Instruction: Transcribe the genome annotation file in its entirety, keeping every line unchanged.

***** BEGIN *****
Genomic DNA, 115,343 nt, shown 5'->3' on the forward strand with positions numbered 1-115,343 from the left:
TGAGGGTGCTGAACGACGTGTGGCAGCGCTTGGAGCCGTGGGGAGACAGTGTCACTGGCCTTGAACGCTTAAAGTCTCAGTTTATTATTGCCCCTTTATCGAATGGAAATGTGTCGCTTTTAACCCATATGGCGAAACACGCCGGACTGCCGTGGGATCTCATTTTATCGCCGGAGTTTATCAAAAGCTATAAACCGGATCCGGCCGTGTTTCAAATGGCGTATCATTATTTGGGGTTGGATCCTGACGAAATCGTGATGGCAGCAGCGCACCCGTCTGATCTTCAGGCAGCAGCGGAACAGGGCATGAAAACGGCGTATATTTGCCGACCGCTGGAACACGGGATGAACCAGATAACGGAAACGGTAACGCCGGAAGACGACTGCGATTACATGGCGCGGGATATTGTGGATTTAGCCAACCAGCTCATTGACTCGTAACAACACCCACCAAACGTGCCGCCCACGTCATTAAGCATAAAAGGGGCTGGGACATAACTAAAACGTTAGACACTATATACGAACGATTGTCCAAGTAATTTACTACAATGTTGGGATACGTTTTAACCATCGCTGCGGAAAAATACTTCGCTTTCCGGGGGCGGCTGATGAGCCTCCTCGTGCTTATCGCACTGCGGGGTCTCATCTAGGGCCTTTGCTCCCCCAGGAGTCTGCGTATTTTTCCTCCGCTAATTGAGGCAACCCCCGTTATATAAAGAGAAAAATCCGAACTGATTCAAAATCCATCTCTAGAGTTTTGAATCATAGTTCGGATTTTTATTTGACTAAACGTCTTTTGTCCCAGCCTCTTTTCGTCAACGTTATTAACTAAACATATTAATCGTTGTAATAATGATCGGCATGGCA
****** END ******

Genomic DNA, 115,343 nt, shown 5'->3' on the forward strand with positions numbered 1-115,343 from the left:
TGAGGGTGCTGAACGACGTGTGGCAGCGCTTGGAGCCGTGGGGAGACAGTGTCACTGGCCTTGAACGCTTAAAGTCTCAGTTTATTATTGCCCCTTTATCGAATGGAAATGTGTCGCTTTTAACCCATATGGCGAAACACGCCGGACTGCCGTGGGATCTCATTTTATCGCCGGAGTTTATCAAAAGCTATAAACCGGATCCGGCCGTGTTTCAAATGGCGTATCATTATTTGGGGTTGGATCCTGACGAAATCGTGATGGCAGCAGCGCACCCGTCTGATCTTCAGGCAGCAGCGGAACAGGGCATGAAAACGGCGTATATTTGCCGACCGCTGGAACACGGGATGAACCAGATAACGGAAACGGTAACGCCGGAAGACGACTGCGATTACATGGCGCGGGATATTGTGGATTTAGCCAACCAGCTCATTGACTCGTAACAACACCCACCAAACGTGCCGCCCACGTCATTAAGCATAAAAGGGGCTGGGACATAACTAAAACGTTAGACACTATATACGAACGATTGTCCAAGTAATTTACTACAATGTTGGGATACGTTTTAACCATCGCTGCGGAAAAATACTTCGCTTTCCGGGGGCGGCTGATGAGCCTCCTCGTGCTTATCGCACTGCGGGGTCTCATCTAGGGCCTTTGCTCCCCCAGGAGTCTGCGTATTTTTCCTCCGCTAATTGAGGCAACCCCCGTTATATAAAGAGAAAAATCCGAACTGATTCAAAATCCATCTCTAGAGTTTTGAATCATAGTTCGGATTTTTATTTGACTAAACGTCTTTTGTCCCAGCCTCTTTTCGTCAACGTTATTAACTAAACATATTAATCGTTGTAATAATGATCGGCATGGCA